The 50:50 Campaign Management Agency says despite improved numbers of women winning in this year’s tripartite elections, the women faced a number of challenges.
Presenting a statement in Blantyre yesterday, ActionAid Malawi women’s rights theme manager Chikumbutso Ngosi Ndaferankhande said patriarchy that is deeply entrenched in society which regards women as unfit to lead is partly to blame for the challenges.
She said: “Political party primary elections displayed systematic efforts towards barring women from actively participating in leadership positions. During the primary elections, the 50:50 Campaign Management Agency received over 30 complaints from women related to irregularities in their [primaries] management.
“It is important to note that party politics is not gender neutral as female politicians lacked assets that male politicians possessed when they entered the political arena. This revealed that we are dealing with a highly sophisticated and entrenched structural imbalance. As a result of this, 117 women contested as independents.”
The agency also expressed concern over gender-based violence, both physical or emotional, saying despite such cases being reported and availability of laws, some have not been dealt with.
Commercialisation of politics was another issue the agency tackled.
“It has become almost impossible to run a political campaign in Malawi without spending huge sums of money. It is now a culture that politicians have to pay voters to win and voters are prone to voter apathy because they fall for political elites.
“The repercussions for commercialisation of politics stretch far and wide from the high level of a country’s economic prospects to the lower units of the future of a family,” said Ndaferankhande.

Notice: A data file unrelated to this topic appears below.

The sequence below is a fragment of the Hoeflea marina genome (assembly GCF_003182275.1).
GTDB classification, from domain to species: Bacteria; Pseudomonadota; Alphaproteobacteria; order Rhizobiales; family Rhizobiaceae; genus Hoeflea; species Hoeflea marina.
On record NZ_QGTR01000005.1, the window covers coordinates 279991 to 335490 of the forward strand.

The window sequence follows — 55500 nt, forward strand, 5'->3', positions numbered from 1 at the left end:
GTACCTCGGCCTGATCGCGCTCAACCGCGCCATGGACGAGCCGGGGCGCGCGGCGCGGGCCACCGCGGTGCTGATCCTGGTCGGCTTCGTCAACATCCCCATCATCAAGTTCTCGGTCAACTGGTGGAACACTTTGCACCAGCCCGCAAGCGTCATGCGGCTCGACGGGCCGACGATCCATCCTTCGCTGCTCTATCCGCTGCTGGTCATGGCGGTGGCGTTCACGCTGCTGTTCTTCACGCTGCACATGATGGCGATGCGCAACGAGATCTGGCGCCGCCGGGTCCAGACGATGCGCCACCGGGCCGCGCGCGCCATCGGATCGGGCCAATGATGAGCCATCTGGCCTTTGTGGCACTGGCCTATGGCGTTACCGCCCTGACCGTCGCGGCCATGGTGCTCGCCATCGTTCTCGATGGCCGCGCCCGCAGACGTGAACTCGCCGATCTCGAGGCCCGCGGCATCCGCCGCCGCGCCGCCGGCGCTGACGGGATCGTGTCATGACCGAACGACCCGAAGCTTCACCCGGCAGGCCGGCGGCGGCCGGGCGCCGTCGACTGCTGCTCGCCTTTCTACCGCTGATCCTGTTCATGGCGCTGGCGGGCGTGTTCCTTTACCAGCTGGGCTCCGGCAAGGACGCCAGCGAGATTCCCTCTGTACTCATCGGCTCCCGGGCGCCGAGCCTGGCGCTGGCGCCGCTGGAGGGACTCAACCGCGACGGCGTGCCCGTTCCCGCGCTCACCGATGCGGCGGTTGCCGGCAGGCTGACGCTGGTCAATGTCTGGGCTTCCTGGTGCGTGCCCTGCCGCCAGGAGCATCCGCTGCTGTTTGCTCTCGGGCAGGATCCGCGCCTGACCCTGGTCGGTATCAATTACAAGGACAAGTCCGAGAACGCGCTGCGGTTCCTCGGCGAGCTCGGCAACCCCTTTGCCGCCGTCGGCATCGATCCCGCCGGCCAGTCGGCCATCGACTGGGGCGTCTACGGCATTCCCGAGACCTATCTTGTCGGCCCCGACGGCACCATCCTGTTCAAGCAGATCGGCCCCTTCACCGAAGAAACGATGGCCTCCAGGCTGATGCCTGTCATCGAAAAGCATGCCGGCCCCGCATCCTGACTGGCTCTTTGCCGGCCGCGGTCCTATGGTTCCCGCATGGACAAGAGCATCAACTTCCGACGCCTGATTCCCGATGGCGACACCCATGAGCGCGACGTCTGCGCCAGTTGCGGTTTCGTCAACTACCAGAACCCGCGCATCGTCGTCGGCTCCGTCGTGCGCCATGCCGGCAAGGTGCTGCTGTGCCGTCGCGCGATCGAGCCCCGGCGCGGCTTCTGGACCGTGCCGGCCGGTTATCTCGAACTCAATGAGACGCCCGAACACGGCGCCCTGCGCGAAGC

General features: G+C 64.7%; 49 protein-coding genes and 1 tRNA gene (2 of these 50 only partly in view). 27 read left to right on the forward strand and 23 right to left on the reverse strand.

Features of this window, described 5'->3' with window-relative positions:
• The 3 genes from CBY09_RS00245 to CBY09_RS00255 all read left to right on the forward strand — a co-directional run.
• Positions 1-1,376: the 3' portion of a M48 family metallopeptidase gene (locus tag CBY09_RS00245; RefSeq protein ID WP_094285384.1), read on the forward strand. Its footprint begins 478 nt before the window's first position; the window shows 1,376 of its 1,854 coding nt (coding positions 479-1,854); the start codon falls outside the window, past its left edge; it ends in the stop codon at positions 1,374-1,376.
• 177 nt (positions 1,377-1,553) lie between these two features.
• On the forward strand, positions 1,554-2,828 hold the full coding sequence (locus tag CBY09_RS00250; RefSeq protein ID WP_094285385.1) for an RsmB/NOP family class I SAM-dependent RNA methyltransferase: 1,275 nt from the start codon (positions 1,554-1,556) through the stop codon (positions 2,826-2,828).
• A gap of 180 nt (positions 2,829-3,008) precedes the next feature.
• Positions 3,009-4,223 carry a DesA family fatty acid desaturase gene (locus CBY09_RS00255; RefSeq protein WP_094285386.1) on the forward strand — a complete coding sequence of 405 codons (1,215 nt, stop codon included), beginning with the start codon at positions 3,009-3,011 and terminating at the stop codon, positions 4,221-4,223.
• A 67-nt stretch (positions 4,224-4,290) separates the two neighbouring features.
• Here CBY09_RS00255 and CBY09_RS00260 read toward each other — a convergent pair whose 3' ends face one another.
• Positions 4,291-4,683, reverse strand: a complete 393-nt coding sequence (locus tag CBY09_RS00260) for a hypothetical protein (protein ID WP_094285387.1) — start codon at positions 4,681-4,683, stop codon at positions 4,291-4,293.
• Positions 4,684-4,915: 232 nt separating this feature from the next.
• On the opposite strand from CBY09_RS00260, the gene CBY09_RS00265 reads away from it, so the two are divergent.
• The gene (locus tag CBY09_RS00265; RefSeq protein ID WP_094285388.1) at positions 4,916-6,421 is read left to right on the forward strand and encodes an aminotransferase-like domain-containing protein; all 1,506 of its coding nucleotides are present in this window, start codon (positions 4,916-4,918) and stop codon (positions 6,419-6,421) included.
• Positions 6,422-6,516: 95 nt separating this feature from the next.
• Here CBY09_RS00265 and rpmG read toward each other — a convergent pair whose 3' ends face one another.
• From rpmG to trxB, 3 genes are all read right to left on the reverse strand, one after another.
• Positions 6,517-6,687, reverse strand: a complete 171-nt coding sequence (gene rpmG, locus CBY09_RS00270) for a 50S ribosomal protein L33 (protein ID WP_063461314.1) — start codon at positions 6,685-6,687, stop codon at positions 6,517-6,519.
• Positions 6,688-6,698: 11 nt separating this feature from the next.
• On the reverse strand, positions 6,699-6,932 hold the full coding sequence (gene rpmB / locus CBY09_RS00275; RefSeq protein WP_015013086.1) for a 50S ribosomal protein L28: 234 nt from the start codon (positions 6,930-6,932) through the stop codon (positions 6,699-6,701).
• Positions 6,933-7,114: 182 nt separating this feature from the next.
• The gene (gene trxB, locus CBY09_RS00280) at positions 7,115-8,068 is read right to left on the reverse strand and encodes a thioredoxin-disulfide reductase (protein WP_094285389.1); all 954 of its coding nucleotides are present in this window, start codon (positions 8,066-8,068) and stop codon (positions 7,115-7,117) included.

During the 2014 elections, only 32 women made it to Parliament. However, this year’s projection shows that 43 women have received majority votes.
The 50:50 Campaign Management Agency team leader Viwemi Chavula said although the figure is cause for celebration, they are worried that as a country, Malawi is still far from achieving the 50-50 representation in political positions.
The agency partnered the Women Lawyers Association (WLA) of Malawi to handle women aspirants issues on pro bono basis.
WLA president Tadala Chinkwezule said although legal processes take long, they are satisfied with their work.
“This assistance is open-ended. This means that we have not set deadlines for our legal services because it is our way of assisting the community,” she said. Women representation in Parliament has been fluctuating since the first 1994 multiparty elections. In 1994, 10 women went to Parliament, in 1999 the number rose to 16, then 27 in 2004, 43 in 2009 then dropped to 32 in 2014. This year, 44 women have made it to Parliament out of 305 female candidates.